Help! Future MIL stressing me out about guest list

posted 2 months ago in Family
Post # 2
Member
720 posts
Busy bee

sounds like your fiance needs to have a conversation with his mother. I’d arm him with a “price per person” breakdown (like, what one person’s portion of catering, drinks, venue, decor, invites, the DJ, etc would be), and tell him that if she’s willing to cover that full cost per person, you two will consider her list. 

Ultimately, the guest list comes down to you and him. And she is his mother, so he gets to fight that battle. 

Post # 3
Member
724 posts
Busy bee

PP is right that your Fiance needs to have this discussion, but I completely disagree with being OK with her paying the difference. IMO he needs to stand up to her, and tell her “We’ve are comfortable with who we are inviting. We will not be inviting any further guests. This discussion is over.” 

Post # 4
Member
791 posts
Busy bee
  • Wedding: October 1996

I agree with skuzzlebutt.  Boundaries need to be set for the groom’s mother, and the groom needs to do it.  Mother of the groom does not get to make the guest list.

Post # 5
Member
192 posts
Blushing bee
  • Wedding: September 2020

Absolutely do not allow her to “buy” control of your guest list!

While the message should likely come from your fiance, I’d have no problem letting her know there’s no room for that family because you’ve made cuts who would take priority if the list is expanded.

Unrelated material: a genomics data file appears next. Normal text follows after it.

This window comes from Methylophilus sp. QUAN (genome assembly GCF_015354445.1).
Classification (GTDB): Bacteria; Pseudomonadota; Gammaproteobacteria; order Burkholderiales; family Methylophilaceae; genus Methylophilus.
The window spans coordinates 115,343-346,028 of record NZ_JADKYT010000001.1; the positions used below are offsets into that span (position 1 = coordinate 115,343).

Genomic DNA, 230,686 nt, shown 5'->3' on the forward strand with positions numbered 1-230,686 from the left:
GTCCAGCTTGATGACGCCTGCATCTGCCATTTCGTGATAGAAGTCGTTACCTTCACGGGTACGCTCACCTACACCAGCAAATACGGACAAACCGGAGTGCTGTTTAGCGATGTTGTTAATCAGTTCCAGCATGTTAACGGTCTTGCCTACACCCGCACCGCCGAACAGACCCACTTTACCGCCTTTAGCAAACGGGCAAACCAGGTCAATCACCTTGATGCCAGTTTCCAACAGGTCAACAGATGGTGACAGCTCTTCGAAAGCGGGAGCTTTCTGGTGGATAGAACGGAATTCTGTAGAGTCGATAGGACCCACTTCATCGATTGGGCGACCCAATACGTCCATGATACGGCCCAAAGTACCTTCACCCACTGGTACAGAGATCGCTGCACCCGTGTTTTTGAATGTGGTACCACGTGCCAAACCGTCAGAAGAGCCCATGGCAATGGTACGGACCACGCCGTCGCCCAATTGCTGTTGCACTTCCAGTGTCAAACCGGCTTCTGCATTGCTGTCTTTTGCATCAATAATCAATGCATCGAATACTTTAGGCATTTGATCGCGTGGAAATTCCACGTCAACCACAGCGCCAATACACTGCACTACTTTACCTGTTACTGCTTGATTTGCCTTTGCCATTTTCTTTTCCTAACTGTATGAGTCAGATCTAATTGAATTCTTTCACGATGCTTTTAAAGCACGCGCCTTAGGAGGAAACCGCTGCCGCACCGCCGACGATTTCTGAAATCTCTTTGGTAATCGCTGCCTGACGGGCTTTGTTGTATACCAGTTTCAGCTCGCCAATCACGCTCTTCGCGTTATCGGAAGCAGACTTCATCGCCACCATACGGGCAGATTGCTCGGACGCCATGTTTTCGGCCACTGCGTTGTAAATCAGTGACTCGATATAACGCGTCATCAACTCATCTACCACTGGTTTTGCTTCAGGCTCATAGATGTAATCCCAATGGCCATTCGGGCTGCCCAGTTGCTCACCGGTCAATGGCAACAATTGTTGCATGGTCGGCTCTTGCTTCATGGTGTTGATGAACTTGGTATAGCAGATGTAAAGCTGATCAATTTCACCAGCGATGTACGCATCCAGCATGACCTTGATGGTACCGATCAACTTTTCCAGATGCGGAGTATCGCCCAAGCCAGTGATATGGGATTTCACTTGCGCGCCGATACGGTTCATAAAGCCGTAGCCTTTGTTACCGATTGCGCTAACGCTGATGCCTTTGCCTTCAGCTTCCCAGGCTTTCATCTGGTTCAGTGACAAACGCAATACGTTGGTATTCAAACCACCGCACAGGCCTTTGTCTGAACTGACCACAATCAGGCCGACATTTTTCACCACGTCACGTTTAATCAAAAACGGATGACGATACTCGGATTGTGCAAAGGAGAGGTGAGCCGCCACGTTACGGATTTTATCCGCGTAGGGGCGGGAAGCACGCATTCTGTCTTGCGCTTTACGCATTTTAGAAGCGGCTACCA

Post # 6
Member
407 posts
Helper bee
  • Wedding: City, State

Firmly but politely tell her that the guest list is 50 and you and your husband will not be adding any further people, and that the guest list is not up for further discussion. Your husband should also be on board and communicate this as well. Definitely don’t tell her that you may be able to add more people later on once you figure out costs, since she’ll see that as her “in”

Post # 7
Member
3737 posts
Sugar bee

I 100% agree with PPs that your fiance needs to talk to his mother and use the word “we” a lot so you don’t get thrown under the bus. 

Think of it this way: if your father was harassing your husband about something, wouldn’t you step in and handle it?

Post # 8
Member
7994 posts
Bumble Beekeeper

You should not have to shut her down, that’s your Fi’s job. Arm him with “I understand what you’d like, mother. This is what we’ve decided” as many times as is necessary for her to stop her foolishness. It’s good practice for setting boundaries for the rest of your life together.

If she wants to host a separate post-wedding celebration and you and your Fi are open to attending as the guests of honor she may invite whomever she chooses. She does not, however, get to buy control of your wedding guest list. 

Post # 9
Member
822 posts
Busy bee

There’s more than a financial reason not to invite people you aren’t close with.  A huge one is the possible desire for a ceremony and reception closer to 75-100 people rather than 300.  I’d want my closest and dearest at an event like this, not every relative that shares a smidgen of my genes.  It’s like the friend side of the equation, inviting close friends vs. every acquaintance you have.  You are entitled to the type of wedding you want, and one component of “type” is the size of the guest list.

Simply have him tell his mother that he has a desire to have only those who he’s close with at his wedding.  If he spells it out, it eliminates any argument his mother has.

Post # 10
Member
822 posts
Busy bee

View original reply
@katebluestone:  I’ll nitpick and say that it’s best if he makes it clear that it’s HIS decision, not a joint one with the OP.  If he tells his mother that he doesn’t want the distant relatives at HIS wedding, his mother will have no ability to pin it on the OP.